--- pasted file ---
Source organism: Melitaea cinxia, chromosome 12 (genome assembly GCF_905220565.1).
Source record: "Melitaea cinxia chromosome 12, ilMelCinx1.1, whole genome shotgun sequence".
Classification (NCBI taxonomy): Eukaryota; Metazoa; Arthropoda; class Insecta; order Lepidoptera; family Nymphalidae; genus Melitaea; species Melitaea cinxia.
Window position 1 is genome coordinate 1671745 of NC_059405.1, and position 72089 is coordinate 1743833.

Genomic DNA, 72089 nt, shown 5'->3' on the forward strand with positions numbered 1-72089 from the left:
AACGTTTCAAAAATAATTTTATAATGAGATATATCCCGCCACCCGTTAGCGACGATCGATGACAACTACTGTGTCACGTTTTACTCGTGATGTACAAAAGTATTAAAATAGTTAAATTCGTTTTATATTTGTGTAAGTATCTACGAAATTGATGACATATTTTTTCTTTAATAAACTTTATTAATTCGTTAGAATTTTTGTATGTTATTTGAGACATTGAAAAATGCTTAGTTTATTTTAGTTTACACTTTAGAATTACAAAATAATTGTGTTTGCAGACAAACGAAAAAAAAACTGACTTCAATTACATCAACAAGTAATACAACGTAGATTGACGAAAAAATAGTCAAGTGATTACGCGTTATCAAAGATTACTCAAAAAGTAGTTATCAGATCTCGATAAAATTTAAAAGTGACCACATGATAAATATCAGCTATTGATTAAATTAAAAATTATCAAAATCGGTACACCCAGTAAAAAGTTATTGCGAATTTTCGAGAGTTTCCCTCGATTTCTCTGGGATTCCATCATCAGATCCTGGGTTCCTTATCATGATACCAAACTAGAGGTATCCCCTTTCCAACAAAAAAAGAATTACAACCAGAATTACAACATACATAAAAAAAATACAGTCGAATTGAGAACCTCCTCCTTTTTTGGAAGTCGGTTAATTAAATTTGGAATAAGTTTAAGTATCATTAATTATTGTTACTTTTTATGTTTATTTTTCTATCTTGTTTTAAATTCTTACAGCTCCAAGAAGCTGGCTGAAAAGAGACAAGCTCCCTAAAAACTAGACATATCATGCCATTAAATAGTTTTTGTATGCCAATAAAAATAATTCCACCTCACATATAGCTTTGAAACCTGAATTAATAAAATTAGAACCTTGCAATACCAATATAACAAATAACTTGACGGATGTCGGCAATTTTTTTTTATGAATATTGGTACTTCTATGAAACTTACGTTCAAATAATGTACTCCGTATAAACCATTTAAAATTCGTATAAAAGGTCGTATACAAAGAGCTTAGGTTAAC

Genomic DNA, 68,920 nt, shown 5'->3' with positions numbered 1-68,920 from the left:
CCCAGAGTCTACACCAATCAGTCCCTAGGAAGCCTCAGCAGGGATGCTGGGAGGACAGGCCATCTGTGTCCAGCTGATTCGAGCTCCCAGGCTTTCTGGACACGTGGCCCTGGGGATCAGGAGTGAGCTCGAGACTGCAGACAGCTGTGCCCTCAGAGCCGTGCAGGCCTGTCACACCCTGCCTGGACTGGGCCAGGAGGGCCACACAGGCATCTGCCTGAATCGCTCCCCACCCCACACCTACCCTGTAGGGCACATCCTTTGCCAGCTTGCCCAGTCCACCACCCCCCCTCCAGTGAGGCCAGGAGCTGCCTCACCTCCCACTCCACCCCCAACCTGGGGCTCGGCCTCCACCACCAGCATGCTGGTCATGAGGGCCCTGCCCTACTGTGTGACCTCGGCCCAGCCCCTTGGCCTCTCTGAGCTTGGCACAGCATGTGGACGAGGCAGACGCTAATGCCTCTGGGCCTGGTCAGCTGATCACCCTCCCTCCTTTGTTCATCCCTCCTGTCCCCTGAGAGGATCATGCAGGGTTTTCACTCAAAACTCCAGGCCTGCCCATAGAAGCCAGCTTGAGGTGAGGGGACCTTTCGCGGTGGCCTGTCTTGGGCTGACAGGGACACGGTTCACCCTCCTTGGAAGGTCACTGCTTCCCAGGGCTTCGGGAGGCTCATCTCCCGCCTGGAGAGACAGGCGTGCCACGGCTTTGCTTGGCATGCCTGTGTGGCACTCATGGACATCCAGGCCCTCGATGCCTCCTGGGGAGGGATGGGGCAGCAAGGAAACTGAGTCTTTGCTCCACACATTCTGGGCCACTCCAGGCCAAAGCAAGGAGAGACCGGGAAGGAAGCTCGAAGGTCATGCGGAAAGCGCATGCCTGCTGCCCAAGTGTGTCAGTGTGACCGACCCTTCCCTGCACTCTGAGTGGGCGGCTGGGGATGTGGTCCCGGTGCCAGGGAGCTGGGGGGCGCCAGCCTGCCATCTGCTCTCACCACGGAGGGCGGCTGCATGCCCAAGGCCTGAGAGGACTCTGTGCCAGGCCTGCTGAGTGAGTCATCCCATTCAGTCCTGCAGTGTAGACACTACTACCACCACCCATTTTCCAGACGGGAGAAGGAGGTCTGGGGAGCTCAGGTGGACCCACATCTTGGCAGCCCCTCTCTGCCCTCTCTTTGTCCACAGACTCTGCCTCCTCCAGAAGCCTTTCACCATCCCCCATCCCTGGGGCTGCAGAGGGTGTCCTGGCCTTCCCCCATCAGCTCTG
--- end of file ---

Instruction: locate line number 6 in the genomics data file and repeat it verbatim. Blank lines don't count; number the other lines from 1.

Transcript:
AACGTTTCAAAAATAATTTTATAATGAGATATATCCCGCCACCCGTTAGCGACGATCGATGACAACTACTGTGTCACGTTTTACTCGTGATGTACAAAAGTATTAAAATAGTTAAATTCGTTTTATATTTGTGTAAGTATCTACGAAATTGATGACATATTTTTTCTTTAATAAACTTTATTAATTCGTTAGAATTTTTGTATGTTATTTGAGACATTGAAAAATGCTTAGTTTATTTTAGTTTACACTTTAGAATTACAAAATAATTGTGTTTGCAGACAAACGAAAAAAAAACTGACTTCAATTACATCAACAAGTAATACAACGTAGATTGACGAAAAAATAGTCAAGTGATTACGCGTTATCAAAGATTACTCAAAAAGTAGTTATCAGATCTCGATAAAATTTAAAAGTGACCACATGATAAATATCAGCTATTGATTAAATTAAAAATTATCAAAATCGGTACACCCAGTAAAAAGTTATTGCGAATTTTCGAGAGTTTCCCTCGATTTCTCTGGGATTCCATCATCAGATCCTGGGTTCCTTATCATGATACCAAACTAGAGGTATCCCCTTTCCAACAAAAAAAGAATTACAACCAGAATTACAACATACATAAAAAAAATACAGTCGAATTGAGAACCTCCTCCTTTTTTGGAAGTCGGTTAATTAAATTTGGAATAAGTTTAAGTATCATTAATTATTGTTACTTTTTATGTTTATTTTTCTATCTTGTTTTAAATTCTTACAGCTCCAAGAAGCTGGCTGAAAAGAGACAAGCTCCCTAAAAACTAGACATATCATGCCATTAAATAGTTTTTGTATGCCAATAAAAATAATTCCACCTCACATATAGCTTTGAAACCTGAATTAATAAAATTAGAACCTTGCAATACCAATATAACAAATAACTTGACGGATGTCGGCAATTTTTTTTTATGAATATTGGTACTTCTATGAAACTTACGTTCAAATAATGTACTCCGTATAAACCATTTAAAATTCGTATAAAAGGTCGTATACAAAGAGCTTAGGTTAAC